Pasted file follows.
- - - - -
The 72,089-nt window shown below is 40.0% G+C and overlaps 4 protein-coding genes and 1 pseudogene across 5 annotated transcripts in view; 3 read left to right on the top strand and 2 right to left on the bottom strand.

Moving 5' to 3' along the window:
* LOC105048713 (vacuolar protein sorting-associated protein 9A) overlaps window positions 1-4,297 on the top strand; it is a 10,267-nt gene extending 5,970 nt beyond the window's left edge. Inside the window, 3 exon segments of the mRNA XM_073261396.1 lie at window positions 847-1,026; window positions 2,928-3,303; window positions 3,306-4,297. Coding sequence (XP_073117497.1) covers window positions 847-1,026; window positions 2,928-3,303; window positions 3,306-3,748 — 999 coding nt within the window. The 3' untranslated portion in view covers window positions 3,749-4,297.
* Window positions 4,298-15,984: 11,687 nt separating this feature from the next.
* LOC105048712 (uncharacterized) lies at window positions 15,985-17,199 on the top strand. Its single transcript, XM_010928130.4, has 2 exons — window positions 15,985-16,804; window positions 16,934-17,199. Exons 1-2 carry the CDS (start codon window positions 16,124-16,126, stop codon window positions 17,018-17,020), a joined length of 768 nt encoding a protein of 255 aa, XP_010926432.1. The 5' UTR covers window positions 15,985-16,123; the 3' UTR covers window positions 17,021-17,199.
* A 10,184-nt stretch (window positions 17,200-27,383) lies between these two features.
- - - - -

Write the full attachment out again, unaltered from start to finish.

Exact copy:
The 72,089-nt window shown below is 40.0% G+C and overlaps 4 protein-coding genes and 1 pseudogene across 5 annotated transcripts in view; 3 read left to right on the top strand and 2 right to left on the bottom strand.

Moving 5' to 3' along the window:
* LOC105048713 (vacuolar protein sorting-associated protein 9A) overlaps window positions 1-4,297 on the top strand; it is a 10,267-nt gene extending 5,970 nt beyond the window's left edge. Inside the window, 3 exon segments of the mRNA XM_073261396.1 lie at window positions 847-1,026; window positions 2,928-3,303; window positions 3,306-4,297. Coding sequence (XP_073117497.1) covers window positions 847-1,026; window positions 2,928-3,303; window positions 3,306-3,748 — 999 coding nt within the window. The 3' untranslated portion in view covers window positions 3,749-4,297.
* Window positions 4,298-15,984: 11,687 nt separating this feature from the next.
* LOC105048712 (uncharacterized) lies at window positions 15,985-17,199 on the top strand. Its single transcript, XM_010928130.4, has 2 exons — window positions 15,985-16,804; window positions 16,934-17,199. Exons 1-2 carry the CDS (start codon window positions 16,124-16,126, stop codon window positions 17,018-17,020), a joined length of 768 nt encoding a protein of 255 aa, XP_010926432.1. The 5' UTR covers window positions 15,985-16,123; the 3' UTR covers window positions 17,021-17,199.
* A 10,184-nt stretch (window positions 17,200-27,383) lies between these two features.